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Posted 02 November 2009 - 03:01 PM

So why not discuss the evidence?

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There is no 'flood" evidence to discuss.

#25 CTD

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Posted 02 November 2009 - 09:05 PM

There is no 'flood" evidence to discuss.

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Denial cannot erase the evidence or the threads in which it's already been discussed.

#26 Ron

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Posted 13 November 2009 - 11:51 PM

There is no 'flood" evidence to discuss.

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Really, then how do you explain the Grand Canyon. Are you suggesting the Colorado river cut those valleys out of that mountain range over millions of years?

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Posted 13 November 2009 - 11:53 PM

Really, then how do you explain the Grand Canyon. Are you suggesting the Colorado river cut those valleys out of that mountain range over millions of years?

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Er. Yes. (sure, you weren't asking me, but still.)

#28 Adam Nagy

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Posted 14 November 2009 - 07:01 AM

Hey! The textbooks say the canyon was formed over millions of years. Case closed! :lol:

#29 Javabean

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Posted 15 November 2009 - 12:34 AM

Really, then how do you explain the Grand Canyon. Are you suggesting the Colorado river cut those valleys out of that mountain range over millions of years?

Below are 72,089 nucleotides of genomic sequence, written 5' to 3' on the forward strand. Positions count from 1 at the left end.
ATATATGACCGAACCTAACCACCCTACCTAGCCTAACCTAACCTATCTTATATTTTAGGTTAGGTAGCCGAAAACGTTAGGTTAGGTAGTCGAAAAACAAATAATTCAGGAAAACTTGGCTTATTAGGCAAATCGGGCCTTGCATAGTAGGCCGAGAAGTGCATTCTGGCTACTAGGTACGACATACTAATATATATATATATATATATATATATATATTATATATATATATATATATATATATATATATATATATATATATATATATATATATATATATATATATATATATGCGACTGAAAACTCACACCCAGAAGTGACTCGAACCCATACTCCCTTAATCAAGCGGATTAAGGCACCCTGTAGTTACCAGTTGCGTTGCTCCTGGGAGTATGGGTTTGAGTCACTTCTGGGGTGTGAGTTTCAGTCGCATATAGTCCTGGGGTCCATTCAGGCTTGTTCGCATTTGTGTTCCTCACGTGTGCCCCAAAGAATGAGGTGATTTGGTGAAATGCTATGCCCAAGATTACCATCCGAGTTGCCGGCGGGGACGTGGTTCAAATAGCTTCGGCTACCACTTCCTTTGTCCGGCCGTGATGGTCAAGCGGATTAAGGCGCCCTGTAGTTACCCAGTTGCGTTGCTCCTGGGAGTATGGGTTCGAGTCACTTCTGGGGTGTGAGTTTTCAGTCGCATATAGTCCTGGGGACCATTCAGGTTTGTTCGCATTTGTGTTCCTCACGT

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Okay what is so surprising about that?

You act as if you don't think that water could cut down through a mountain in any amount of time.

I'm guessing that you would rather believe that there was a great basin of water that went over a spill-way and then down cut through all that granite in a few moments.

Wait a minute...

Your argument against the colorado river cutting down is impossible, then it would mean any amount of water could not do it.

Simply because the amount of water flowing in the millions of years would easily equal the amount of water possible in that supposed basin. Actually it would probably surpase it multiple times. So yeah not even the flood could do it.

Either it was always there, or it was cut by water. If it was cut by water then it could have been done in the millions of years that it took, or it could have been done in a few moments.

So my question is this. Can you point me to any evidence to show that the entire world was underwater at the same time?

Larry doesn't think so, but then again I know he isn't the final say on Creation.

Check out his post 13

#30 Ron

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Posted 15 November 2009 - 05:48 AM

Er.  Yes.  (sure, you weren't asking me, but still.)

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So water can flow up hill, over mountains, for millions of years, in order to cut down through those mountains (over millions of years)?